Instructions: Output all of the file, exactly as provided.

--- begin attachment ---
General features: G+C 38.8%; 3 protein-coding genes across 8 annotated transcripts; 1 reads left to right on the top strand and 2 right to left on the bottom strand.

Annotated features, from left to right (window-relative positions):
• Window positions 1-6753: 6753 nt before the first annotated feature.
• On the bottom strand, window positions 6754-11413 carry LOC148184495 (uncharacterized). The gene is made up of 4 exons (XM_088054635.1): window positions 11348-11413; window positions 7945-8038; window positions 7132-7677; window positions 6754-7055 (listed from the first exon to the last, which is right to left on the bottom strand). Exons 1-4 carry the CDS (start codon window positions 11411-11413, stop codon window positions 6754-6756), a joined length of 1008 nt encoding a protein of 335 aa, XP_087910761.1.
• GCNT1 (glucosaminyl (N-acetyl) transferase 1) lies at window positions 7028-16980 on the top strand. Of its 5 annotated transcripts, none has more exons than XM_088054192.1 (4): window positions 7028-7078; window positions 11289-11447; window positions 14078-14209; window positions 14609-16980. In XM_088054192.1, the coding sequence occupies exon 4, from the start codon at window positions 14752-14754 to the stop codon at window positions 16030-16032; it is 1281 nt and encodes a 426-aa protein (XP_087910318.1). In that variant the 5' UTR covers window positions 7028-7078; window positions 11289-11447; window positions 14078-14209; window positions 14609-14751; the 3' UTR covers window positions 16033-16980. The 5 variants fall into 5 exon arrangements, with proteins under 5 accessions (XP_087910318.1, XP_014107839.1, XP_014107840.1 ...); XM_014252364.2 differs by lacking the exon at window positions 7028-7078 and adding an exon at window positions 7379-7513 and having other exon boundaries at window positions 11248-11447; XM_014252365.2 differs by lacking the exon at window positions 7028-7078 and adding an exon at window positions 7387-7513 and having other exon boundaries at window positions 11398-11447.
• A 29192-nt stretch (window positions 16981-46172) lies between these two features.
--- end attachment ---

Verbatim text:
General features: G+C 38.8%; 3 protein-coding genes across 8 annotated transcripts; 1 reads left to right on the top strand and 2 right to left on the bottom strand.

Annotated features, from left to right (window-relative positions):
• Window positions 1-6753: 6753 nt before the first annotated feature.
• On the bottom strand, window positions 6754-11413 carry LOC148184495 (uncharacterized). The gene is made up of 4 exons (XM_088054635.1): window positions 11348-11413; window positions 7945-8038; window positions 7132-7677; window positions 6754-7055 (listed from the first exon to the last, which is right to left on the bottom strand). Exons 1-4 carry the CDS (start codon window positions 11411-11413, stop codon window positions 6754-6756), a joined length of 1008 nt encoding a protein of 335 aa, XP_087910761.1.
• GCNT1 (glucosaminyl (N-acetyl) transferase 1) lies at window positions 7028-16980 on the top strand. Of its 5 annotated transcripts, none has more exons than XM_088054192.1 (4): window positions 7028-7078; window positions 11289-11447; window positions 14078-14209; window positions 14609-16980. In XM_088054192.1, the coding sequence occupies exon 4, from the start codon at window positions 14752-14754 to the stop codon at window positions 16030-16032; it is 1281 nt and encodes a 426-aa protein (XP_087910318.1). In that variant the 5' UTR covers window positions 7028-7078; window positions 11289-11447; window positions 14078-14209; window positions 14609-14751; the 3' UTR covers window positions 16033-16980. The 5 variants fall into 5 exon arrangements, with proteins under 5 accessions (XP_087910318.1, XP_014107839.1, XP_014107840.1 ...); XM_014252364.2 differs by lacking the exon at window positions 7028-7078 and adding an exon at window positions 7379-7513 and having other exon boundaries at window positions 11248-11447; XM_014252365.2 differs by lacking the exon at window positions 7028-7078 and adding an exon at window positions 7387-7513 and having other exon boundaries at window positions 11398-11447.
• A 29192-nt stretch (window positions 16981-46172) lies between these two features.